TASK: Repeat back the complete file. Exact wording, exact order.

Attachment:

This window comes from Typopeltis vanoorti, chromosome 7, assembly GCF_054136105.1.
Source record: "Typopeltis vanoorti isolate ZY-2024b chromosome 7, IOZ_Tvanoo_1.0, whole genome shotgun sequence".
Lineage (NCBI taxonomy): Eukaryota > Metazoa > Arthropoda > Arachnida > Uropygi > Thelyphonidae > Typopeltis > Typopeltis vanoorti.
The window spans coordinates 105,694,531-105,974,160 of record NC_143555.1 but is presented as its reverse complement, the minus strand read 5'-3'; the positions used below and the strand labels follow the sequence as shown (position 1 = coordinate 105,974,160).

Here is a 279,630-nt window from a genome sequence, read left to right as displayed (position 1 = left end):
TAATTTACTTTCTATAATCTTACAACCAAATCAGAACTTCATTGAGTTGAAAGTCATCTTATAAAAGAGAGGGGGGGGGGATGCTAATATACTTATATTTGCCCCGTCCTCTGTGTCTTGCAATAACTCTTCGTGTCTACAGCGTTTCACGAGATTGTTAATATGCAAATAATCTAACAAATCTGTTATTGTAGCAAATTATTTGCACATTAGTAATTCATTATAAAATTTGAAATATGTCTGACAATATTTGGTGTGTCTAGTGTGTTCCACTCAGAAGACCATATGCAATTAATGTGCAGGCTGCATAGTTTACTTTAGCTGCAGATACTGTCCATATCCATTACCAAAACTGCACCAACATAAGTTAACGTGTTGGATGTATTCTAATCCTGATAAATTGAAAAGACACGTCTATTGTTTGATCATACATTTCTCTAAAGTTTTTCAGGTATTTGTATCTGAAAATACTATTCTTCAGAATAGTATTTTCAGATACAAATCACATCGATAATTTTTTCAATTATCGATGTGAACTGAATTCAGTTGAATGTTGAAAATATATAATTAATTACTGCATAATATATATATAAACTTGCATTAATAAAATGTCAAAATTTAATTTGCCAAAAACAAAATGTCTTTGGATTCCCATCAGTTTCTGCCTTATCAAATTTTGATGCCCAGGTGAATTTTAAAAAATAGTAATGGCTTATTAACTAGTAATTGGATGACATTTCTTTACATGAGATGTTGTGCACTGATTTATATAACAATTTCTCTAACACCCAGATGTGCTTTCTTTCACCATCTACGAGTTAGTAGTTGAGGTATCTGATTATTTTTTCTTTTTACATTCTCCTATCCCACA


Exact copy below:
This window comes from Typopeltis vanoorti, chromosome 7, assembly GCF_054136105.1.
Source record: "Typopeltis vanoorti isolate ZY-2024b chromosome 7, IOZ_Tvanoo_1.0, whole genome shotgun sequence".
Lineage (NCBI taxonomy): Eukaryota > Metazoa > Arthropoda > Arachnida > Uropygi > Thelyphonidae > Typopeltis > Typopeltis vanoorti.
The window spans coordinates 105,694,531-105,974,160 of record NC_143555.1 but is presented as its reverse complement, the minus strand read 5'-3'; the positions used below and the strand labels follow the sequence as shown (position 1 = coordinate 105,974,160).

Here is a 279,630-nt window from a genome sequence, read left to right as displayed (position 1 = left end):
TAATTTACTTTCTATAATCTTACAACCAAATCAGAACTTCATTGAGTTGAAAGTCATCTTATAAAAGAGAGGGGGGGGGGATGCTAATATACTTATATTTGCCCCGTCCTCTGTGTCTTGCAATAACTCTTCGTGTCTACAGCGTTTCACGAGATTGTTAATATGCAAATAATCTAACAAATCTGTTATTGTAGCAAATTATTTGCACATTAGTAATTCATTATAAAATTTGAAATATGTCTGACAATATTTGGTGTGTCTAGTGTGTTCCACTCAGAAGACCATATGCAATTAATGTGCAGGCTGCATAGTTTACTTTAGCTGCAGATACTGTCCATATCCATTACCAAAACTGCACCAACATAAGTTAACGTGTTGGATGTATTCTAATCCTGATAAATTGAAAAGACACGTCTATTGTTTGATCATACATTTCTCTAAAGTTTTTCAGGTATTTGTATCTGAAAATACTATTCTTCAGAATAGTATTTTCAGATACAAATCACATCGATAATTTTTTCAATTATCGATGTGAACTGAATTCAGTTGAATGTTGAAAATATATAATTAATTACTGCATAATATATATATAAACTTGCATTAATAAAATGTCAAAATTTAATTTGCCAAAAACAAAATGTCTTTGGATTCCCATCAGTTTCTGCCTTATCAAATTTTGATGCCCAGGTGAATTTTAAAAAATAGTAATGGCTTATTAACTAGTAATTGGATGACATTTCTTTACATGAGATGTTGTGCACTGATTTATATAACAATTTCTCTAACACCCAGATGTGCTTTCTTTCACCATCTACGAGTTAGTAGTTGAGGTATCTGATTATTTTTTCTTTTTACATTCTCCTATCCCACA